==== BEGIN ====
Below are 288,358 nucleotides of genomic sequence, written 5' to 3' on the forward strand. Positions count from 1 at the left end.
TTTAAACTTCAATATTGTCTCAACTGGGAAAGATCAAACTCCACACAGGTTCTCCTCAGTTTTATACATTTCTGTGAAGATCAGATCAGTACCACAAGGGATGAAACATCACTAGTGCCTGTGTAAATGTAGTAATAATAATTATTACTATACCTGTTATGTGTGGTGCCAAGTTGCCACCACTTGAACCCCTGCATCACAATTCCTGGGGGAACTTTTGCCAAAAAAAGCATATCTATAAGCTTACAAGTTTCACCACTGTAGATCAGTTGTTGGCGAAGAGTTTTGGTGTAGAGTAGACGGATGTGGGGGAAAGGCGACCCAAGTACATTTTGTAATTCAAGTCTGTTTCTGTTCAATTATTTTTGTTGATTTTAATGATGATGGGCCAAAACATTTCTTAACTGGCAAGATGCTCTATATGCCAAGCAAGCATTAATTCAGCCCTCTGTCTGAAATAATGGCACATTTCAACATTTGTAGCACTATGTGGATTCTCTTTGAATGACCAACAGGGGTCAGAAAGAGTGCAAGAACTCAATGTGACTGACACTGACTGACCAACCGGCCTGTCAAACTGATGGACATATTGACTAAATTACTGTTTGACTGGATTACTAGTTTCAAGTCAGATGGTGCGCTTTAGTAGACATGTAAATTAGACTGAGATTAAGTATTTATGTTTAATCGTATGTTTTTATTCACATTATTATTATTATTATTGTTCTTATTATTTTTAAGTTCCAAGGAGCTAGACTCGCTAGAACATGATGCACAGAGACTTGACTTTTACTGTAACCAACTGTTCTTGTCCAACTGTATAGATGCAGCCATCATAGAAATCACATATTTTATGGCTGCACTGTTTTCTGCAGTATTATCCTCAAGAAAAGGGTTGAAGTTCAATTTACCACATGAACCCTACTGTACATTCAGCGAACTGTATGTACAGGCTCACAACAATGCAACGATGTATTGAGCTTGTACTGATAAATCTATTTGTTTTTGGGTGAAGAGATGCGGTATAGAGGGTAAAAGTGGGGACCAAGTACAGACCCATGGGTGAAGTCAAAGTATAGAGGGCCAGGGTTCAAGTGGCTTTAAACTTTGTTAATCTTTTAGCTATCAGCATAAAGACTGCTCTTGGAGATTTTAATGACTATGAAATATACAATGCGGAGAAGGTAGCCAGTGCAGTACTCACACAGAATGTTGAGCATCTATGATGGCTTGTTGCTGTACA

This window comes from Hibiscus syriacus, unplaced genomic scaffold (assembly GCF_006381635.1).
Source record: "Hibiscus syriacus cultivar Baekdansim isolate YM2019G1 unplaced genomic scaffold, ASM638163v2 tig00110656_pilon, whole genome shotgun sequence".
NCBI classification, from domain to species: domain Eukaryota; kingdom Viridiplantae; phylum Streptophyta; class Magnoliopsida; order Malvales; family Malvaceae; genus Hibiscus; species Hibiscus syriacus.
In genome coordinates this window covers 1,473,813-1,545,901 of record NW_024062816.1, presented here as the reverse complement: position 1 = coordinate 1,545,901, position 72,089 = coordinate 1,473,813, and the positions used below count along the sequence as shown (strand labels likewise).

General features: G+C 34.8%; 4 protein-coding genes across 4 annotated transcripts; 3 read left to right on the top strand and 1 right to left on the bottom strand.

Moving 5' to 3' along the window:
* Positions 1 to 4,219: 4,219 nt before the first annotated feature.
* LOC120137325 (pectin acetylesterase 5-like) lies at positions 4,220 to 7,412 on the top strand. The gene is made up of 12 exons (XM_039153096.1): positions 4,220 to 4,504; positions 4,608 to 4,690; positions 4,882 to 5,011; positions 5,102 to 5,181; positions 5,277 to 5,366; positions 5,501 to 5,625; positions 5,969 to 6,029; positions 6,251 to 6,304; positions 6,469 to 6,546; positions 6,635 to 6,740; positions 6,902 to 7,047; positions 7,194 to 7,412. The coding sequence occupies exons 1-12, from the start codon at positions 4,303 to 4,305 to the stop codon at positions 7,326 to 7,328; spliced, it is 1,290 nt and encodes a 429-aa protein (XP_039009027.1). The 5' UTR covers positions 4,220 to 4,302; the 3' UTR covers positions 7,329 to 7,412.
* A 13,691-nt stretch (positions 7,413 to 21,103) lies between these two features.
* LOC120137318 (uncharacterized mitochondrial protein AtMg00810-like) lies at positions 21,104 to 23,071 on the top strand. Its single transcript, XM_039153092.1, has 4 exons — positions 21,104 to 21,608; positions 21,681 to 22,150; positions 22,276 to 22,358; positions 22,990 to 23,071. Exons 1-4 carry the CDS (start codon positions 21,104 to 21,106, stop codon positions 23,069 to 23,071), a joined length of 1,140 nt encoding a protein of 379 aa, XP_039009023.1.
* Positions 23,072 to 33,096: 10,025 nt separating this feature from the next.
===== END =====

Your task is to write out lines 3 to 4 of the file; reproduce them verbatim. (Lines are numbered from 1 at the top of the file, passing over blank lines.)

This window comes from Hibiscus syriacus, unplaced genomic scaffold (assembly GCF_006381635.1).
Source record: "Hibiscus syriacus cultivar Baekdansim isolate YM2019G1 unplaced genomic scaffold, ASM638163v2 tig00110656_pilon, whole genome shotgun sequence".